How to Talk to Kids About Underage Drinking
The statistics regarding underage drinking are alarming. The average age for a first drink is 14, and one out of three kids will try alcohol before they’re eight years old. Although the legal drinking age in every state is 21, people from 12 to 20 are responsible for 11 percent of alcohol consumption in the U.S. What’s more, kids who start drinking before age 15 are four times more likely to develop an alcohol dependency issue at some point in their lives.
As a parent, you can play a crucial role in preventing your kids from engaging in underage drinking. You can start by being a good role model by demonstrating responsible alcohol consumption behavior around your children. Finding ways to talk to your kids about the dangers is also one of the more effective solutions to underage drinking, and it’s probably easier to do than you think. Here are four tips to help.
1. Be Casual
Avoid starting the conversation with a phrase like “we need to talk about something important.” You’ll immediately raise your child’s defenses and make the situation uncomfortable for both of you. Instead, pick a time when you’re relaxing at home and casually broach the subject. Don’t interrogate your child — ask open-ended questions that require more than a yes or no answer. For instance, if you’re watching a TV show where one of the characters is drinking, you can ask your son or daughter what they think about the behavior.
2. Find Out What They Know
Kids often know more than their parents think they do about a lot of things, including drinking. Ask a simple question like “what do you know about alcohol?” and allow your child to elaborate. You’ll likely gain a better understanding of their knowledge level regarding alcohol and its effects. You might even be able to tell if they’ve already started drinking, especially if it sounds like they’re speaking from personal experience.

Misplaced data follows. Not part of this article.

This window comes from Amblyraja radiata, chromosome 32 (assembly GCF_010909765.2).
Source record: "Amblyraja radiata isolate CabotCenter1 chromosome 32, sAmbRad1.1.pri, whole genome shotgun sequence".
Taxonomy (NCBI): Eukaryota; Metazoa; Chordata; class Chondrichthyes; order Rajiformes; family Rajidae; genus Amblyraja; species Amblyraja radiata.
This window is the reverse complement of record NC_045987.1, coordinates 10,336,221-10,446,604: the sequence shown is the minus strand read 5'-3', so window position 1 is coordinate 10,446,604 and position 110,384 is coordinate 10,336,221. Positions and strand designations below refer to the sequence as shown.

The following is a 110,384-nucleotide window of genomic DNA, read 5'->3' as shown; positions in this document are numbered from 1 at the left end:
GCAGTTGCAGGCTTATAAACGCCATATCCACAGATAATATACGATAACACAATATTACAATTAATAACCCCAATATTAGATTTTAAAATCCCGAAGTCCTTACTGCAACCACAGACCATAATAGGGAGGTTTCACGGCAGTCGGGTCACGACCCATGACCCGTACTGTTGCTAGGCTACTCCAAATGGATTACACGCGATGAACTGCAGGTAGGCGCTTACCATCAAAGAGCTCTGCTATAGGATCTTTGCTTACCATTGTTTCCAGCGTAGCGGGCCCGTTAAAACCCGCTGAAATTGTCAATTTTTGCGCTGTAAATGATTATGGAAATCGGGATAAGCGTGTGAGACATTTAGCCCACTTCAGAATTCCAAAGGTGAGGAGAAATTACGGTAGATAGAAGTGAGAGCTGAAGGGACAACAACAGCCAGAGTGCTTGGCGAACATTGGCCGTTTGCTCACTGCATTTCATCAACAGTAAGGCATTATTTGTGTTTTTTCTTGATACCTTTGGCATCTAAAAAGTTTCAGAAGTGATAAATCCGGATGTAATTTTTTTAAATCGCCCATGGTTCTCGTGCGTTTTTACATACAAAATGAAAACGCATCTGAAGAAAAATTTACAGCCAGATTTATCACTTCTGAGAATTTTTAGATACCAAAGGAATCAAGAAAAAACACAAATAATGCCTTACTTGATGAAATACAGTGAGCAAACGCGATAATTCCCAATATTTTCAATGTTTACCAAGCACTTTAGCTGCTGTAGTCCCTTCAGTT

3. Take Age Into Account
You’ll need to talk to a teenager differently than an eight-year-old child about alcohol consumption. With a teen, drinking can have consequences such as losing a driver’s license or being kicked off a sports team, so you’ll want to mention these and other potential ramifications during your discussions. You might be able to “scare” younger kids by warning them about the physical dangers of drinking or how they could get into major trouble with their parents if they get caught.
4. Talk About Possible Scenarios
Taking a proactive approach such as discussing scenarios they’re likely to face — and how to get out of them — can help your kids avoid underage drinking. For example, if your child has a cell phone, give them a code word they can text to you if they find themselves in a situation where alcohol is present. You can then call them, so they can use the excuse that you need them to do something at home right away.
Kids also may find themselves in situations where friends are trying to find ways to get alcohol, such as stealing it from an adult’s liquor cabinet, getting someone older to purchase it for them or even trying to buy it themselves. Talk to your child about suggesting alternative activities when these circumstances arise, such as going to the movies or the mall, that can get their friends’ minds off their quest to obtain alcohol.
Getting Help for Teenage Drinking Legal Issues
Even if you make an effort to talk to your children about underage drinking, peer pressure and other factors can make it hard for them to resist the temptation. An arrest for underage drinking can have severe consequences, especially for older teenagers. If you’re in the York, PA, area, MPL Law Firm can provide the legal help your child needs to achieve the best possible outcome. Contact us to schedule a consultation.